Spark your Jewish journey, create meaningful Jewish experiences and illuminate your understanding of the basics of Judaism.
Join us for a new free EVJCC workshop for adults that explores ways to enhance your Jewish cultural connection through music, food and hands-on activities that boost your understanding of each month’s topic.
Drop in for one or come to all! All workshops are held at 7 p.m. the East Valley JCC. Free to attend, with an $18 suggested donation. To register, email email@example.com.
For a full schedule of upcoming topics, visit bit.ly/JewishSparks.
The East Valley JCC in Chandler will present its first Klezmer Fest in January 2019, which features two community events.
The screening of the documentary “The Last Klezmer: Leopold Kozlowski, His Life and Music,” followed by a musical performance by the film’s director and Klezmer expert Yale Strom, will take place at 6 p.m. Thursday, Jan. 10 at Chandler Center for the Arts, 250 N. Arizona Ave., Chandler.
A Klezmer Music Festival will take place noon-5 p.m. at the East Valley JCC, 908 N. Alma School Road, Chandler. The event will feature musical performances by Yale Strom, the Rural Street Klezmer Band and Jerusafunk.
The music festival will also include a Yiddish experience, with genealogy workshops, Yiddish poetry readings and songs, lectures and crafts. There will also be children’s activities, such as inflatables, face-painting and a petting zoo, as well as a Kosher Jewish Food Experience.
Tickets for the Jan. 10 event are $15. Tickets for the Klezmer Music Festival on Jan. 13 are $15, adults, $5 children up to age 12.
To purchase tickets, visit evjcc.org/klezmerfest or call 480-897-0588. Group tickets are available for $12 each for groups of 12 or more.
The Center for Holocaust Education and Human Dignity of the East Valley JCC presents “Elie Wiesel and Primo Levi: The Gray Zone of Holocaust Survival” 6 p.m. Monday, Nov. 18, at Chandler Center for the Arts.
Professor Nancy Harrowitz of Boston University’s Elie Wiesel Center for Jewish Studies will read written works by two Auschwitz survivors, Primo Levi and Elie Wiesel, and discuss how they started a new life after the Holocaust.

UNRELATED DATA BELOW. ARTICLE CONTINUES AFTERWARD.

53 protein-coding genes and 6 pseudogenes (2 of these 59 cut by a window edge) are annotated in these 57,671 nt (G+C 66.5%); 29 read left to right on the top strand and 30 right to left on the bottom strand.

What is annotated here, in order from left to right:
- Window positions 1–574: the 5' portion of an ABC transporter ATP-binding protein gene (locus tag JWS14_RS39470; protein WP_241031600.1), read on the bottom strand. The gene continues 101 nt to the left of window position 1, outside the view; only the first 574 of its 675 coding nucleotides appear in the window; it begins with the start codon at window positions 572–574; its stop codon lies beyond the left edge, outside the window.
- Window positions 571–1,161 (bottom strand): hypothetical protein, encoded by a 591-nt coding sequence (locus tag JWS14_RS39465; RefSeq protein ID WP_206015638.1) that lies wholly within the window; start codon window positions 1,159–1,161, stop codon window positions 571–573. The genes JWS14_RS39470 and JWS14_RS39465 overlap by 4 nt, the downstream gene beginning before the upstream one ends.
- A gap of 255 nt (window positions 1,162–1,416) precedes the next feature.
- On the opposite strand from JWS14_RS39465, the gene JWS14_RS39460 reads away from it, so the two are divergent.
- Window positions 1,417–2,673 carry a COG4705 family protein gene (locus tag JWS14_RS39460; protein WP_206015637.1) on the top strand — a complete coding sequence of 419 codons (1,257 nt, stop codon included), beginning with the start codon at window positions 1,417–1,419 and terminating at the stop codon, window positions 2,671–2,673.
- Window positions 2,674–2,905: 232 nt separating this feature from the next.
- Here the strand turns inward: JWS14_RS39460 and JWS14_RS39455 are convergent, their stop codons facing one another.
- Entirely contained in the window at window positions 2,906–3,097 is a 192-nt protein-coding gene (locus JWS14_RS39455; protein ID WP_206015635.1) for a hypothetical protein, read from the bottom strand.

Elie Wiesel and Primo Levi are the two most widely read authors on the subject of the Holocaust. They share their harrowing and deeply moving stories in very different ways, but are tied together through a deeply philosophical perspective, an emphasis on social justice, and the meaningful legacies they have left behind. How do they create an approach to the Holocaust that brings readers to appreciate its importance in today’s world? How can looking at their stories and how they tell them help us understand their relevance? What can we learn from these two writers/survivors? The program is the debut of a partnership with Boston University’s Elie Wiesel Center for Jewish Studies.
Nancy Harrowitz is a professor of Italian and Jewish studies at Boston University. She has published widely on anti-Semitism and gender in the modern period. Her most recent work includes the book “Primo Levi and the Identity of a Survivor.” At Boston University, she teaches courses on modern Italian literature, film and literature produced under fascism, and representations of the Holocaust in literature and film. She also directs the school’s new minor in Holocaust, Genocide and Human Rights Studies.
Come have fun preparing, cooking, and eating while getting an opportunity to learn kitchen fundamentals. This is truly a delicious class! With Thanksgiving right around the corner, your kids will learn how to make a kosher side and may be able to help you in the kitchen this year! * Ages 5-12.